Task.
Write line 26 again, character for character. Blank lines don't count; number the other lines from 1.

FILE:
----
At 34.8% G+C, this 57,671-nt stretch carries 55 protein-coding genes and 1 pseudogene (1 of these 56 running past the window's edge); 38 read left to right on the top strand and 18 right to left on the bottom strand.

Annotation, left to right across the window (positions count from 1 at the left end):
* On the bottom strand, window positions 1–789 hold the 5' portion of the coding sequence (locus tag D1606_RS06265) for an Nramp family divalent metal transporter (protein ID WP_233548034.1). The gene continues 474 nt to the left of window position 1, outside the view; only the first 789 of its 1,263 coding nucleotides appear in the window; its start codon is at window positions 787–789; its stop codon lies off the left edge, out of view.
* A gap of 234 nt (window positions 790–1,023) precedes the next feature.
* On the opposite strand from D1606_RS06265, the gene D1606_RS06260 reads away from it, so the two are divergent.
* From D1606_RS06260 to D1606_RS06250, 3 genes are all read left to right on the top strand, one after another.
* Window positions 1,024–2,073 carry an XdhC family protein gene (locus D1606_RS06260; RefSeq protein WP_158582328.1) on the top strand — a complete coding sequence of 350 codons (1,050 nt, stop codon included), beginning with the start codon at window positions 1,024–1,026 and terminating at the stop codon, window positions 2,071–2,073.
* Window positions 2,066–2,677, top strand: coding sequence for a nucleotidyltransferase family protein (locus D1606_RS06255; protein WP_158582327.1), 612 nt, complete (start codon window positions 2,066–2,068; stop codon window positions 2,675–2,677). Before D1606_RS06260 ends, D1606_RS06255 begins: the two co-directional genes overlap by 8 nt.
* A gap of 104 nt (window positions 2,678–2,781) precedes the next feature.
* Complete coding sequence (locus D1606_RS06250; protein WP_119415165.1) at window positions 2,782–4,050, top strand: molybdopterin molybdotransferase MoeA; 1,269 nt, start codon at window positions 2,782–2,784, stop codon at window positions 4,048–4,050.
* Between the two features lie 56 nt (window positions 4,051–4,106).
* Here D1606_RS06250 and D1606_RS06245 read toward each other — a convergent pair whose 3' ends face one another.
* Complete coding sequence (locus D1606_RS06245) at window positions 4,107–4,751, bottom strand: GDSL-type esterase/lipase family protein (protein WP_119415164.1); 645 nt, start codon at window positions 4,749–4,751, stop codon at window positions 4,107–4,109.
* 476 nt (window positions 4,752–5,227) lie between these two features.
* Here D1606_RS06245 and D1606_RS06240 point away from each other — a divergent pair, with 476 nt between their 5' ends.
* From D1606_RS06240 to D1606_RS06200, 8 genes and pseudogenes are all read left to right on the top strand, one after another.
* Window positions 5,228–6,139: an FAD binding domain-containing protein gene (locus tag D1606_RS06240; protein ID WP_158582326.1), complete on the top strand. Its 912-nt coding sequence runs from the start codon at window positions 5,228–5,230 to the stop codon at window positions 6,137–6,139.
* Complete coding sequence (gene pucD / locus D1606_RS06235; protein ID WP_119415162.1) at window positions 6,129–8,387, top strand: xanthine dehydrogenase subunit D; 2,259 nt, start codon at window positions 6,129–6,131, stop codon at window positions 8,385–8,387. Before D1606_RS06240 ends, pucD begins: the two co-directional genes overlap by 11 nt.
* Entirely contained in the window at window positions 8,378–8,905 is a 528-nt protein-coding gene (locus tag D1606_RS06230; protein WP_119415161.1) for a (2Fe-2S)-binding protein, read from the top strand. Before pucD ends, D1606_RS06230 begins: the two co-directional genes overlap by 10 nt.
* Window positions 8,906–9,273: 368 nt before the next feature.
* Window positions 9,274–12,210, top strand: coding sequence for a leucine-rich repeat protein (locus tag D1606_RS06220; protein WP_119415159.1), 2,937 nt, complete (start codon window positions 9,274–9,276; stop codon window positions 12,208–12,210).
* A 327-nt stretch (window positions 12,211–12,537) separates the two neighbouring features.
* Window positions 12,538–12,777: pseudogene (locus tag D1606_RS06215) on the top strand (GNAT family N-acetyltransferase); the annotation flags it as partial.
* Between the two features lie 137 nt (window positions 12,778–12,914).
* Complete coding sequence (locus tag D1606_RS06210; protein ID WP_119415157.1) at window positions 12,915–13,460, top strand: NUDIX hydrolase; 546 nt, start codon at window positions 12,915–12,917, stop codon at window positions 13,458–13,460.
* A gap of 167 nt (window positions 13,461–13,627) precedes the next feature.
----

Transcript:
* A gap of 167 nt (window positions 13,461–13,627) precedes the next feature.